Fines, jail risk for Saudis who file malicious complaints

New laws proposed by the Saudi Justice Ministry are aimed at cutting down the number of malicious complaints
Justice
By Beatrice Thomas
Thu 12 Jun 2014 01:27 PM

Discretionary punishments, including fines, imprisonment and lashes, may be given to people who file malicious complaints in courts under new laws proposed by the Saudi Justice Ministry, it was reported.

The Ministry said the decision was aimed at cutting down the number of malicious complaints that were often filed by people “just to avenge their adversaries”, Saudi Gazette reported.

“We are currently preparing the system of the judicial costs and expenditures, which is primarily targeting malicious complaints,” the ministry said.

Mohammed Amin Mirdad, a member of the Supreme Judiciary Council, said the new system would help reduce time wasted on these type of lawsuits.

Majed Garoub, a lawyer and legal consultant, described the move as significant and said it would curb the growing phenomenon of malicious complaints that burdened the courts.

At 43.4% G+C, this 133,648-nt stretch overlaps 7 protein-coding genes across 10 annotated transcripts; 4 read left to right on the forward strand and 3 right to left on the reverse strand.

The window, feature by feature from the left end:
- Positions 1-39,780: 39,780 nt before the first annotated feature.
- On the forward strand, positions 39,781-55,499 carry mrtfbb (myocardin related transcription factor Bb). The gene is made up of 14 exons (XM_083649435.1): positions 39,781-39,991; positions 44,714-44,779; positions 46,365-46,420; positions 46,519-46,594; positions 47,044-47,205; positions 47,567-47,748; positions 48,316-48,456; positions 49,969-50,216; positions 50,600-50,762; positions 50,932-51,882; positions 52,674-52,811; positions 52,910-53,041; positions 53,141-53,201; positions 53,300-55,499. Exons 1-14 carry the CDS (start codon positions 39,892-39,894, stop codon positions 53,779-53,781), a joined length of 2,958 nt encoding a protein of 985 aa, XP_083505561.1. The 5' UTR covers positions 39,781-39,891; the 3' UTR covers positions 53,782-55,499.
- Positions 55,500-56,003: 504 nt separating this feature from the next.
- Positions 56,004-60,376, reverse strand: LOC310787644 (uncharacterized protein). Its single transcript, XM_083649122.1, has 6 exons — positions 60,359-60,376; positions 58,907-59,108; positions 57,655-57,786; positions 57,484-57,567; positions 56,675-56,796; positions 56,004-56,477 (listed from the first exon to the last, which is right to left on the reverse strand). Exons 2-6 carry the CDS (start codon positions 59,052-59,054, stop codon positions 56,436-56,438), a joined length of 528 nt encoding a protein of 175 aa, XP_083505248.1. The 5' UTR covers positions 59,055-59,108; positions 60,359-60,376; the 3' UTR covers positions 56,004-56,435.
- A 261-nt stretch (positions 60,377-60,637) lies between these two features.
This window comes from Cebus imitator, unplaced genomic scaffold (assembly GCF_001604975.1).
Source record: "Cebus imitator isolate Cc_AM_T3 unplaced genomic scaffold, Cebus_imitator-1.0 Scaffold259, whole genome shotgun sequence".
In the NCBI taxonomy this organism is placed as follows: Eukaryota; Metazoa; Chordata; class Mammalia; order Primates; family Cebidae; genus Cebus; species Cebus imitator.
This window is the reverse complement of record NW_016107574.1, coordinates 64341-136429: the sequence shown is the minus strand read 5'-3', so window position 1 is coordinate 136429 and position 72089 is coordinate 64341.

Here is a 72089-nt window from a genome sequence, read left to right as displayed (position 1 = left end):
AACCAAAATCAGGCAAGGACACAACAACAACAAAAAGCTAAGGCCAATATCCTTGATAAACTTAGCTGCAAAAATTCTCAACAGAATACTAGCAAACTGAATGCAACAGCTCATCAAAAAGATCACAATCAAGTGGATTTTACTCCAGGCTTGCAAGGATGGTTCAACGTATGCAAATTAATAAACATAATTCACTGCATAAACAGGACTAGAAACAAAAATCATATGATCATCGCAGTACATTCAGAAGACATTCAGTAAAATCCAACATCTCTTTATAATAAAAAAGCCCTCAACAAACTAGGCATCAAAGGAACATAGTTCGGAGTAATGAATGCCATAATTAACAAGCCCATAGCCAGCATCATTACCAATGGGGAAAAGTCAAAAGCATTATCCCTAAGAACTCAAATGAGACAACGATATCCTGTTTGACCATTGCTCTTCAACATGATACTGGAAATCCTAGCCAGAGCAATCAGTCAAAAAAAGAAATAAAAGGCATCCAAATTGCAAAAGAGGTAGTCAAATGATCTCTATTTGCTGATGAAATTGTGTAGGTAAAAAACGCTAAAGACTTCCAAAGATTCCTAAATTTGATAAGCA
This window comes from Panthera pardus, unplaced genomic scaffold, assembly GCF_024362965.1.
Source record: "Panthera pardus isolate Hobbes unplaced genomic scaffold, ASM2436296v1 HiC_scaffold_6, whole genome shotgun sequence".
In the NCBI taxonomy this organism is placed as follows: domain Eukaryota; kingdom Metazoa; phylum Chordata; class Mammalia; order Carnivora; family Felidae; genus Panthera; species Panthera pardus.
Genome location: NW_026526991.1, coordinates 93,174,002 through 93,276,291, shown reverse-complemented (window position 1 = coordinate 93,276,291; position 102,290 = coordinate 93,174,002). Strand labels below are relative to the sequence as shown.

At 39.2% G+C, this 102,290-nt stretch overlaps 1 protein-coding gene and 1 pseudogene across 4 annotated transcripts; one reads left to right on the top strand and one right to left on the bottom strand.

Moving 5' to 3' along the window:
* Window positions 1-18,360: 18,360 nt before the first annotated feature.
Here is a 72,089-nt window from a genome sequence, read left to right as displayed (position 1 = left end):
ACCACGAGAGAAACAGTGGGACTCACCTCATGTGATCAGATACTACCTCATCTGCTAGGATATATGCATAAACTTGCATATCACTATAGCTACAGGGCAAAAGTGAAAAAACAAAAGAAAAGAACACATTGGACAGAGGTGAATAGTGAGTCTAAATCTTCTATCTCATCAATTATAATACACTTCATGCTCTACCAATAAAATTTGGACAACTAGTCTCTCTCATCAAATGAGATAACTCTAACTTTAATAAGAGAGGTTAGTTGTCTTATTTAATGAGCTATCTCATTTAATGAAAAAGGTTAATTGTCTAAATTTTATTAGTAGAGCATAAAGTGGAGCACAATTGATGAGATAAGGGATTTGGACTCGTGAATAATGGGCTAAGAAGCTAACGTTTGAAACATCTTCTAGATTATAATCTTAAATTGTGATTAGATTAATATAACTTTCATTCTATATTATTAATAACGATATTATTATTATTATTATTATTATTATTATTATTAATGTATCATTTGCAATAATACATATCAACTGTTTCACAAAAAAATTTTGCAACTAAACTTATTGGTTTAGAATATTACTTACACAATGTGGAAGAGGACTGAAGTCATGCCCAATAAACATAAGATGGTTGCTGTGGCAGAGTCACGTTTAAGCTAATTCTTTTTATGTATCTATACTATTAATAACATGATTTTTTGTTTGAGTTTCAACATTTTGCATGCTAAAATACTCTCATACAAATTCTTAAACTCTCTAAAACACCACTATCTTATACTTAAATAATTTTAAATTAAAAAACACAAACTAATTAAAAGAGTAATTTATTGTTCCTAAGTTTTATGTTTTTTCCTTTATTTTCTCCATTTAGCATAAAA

He suggested that the system should also include fees on lawsuits so that anyone will think twice before filing a complaint.

“The system of free litigation in the kingdom has led to the rising phenomenon of malicious cases,” he said.

Lawyer Abdullah Marie Bin-Mahfouz, chairman of the national committee to care for prisoners and their families, was quoted as saying that a large number of the malicious complaints were only meant to exhaust the litigants.

“It has become extremely important to introduce a system that will stop people from filing malicious or fake lawsuits,” he said.

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